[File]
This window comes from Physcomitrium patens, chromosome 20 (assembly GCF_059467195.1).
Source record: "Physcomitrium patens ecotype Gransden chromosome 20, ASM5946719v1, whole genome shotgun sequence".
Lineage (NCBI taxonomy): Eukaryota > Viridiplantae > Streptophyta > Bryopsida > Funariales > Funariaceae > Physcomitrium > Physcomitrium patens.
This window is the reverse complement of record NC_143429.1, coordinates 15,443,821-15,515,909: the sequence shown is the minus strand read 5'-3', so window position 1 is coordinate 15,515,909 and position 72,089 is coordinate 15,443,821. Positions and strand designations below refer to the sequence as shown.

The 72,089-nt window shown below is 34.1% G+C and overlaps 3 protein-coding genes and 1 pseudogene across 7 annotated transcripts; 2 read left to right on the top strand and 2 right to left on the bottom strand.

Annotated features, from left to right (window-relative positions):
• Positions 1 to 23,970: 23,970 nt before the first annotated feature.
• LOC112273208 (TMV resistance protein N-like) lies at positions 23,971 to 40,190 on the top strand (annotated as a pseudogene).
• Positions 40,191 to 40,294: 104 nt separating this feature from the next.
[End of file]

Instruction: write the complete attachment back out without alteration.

This window comes from Physcomitrium patens, chromosome 20 (assembly GCF_059467195.1).
Source record: "Physcomitrium patens ecotype Gransden chromosome 20, ASM5946719v1, whole genome shotgun sequence".
Lineage (NCBI taxonomy): Eukaryota > Viridiplantae > Streptophyta > Bryopsida > Funariales > Funariaceae > Physcomitrium > Physcomitrium patens.
This window is the reverse complement of record NC_143429.1, coordinates 15,443,821-15,515,909: the sequence shown is the minus strand read 5'-3', so window position 1 is coordinate 15,515,909 and position 72,089 is coordinate 15,443,821. Positions and strand designations below refer to the sequence as shown.

The 72,089-nt window shown below is 34.1% G+C and overlaps 3 protein-coding genes and 1 pseudogene across 7 annotated transcripts; 2 read left to right on the top strand and 2 right to left on the bottom strand.

Annotated features, from left to right (window-relative positions):
• Positions 1 to 23,970: 23,970 nt before the first annotated feature.
• LOC112273208 (TMV resistance protein N-like) lies at positions 23,971 to 40,190 on the top strand (annotated as a pseudogene).
• Positions 40,191 to 40,294: 104 nt separating this feature from the next.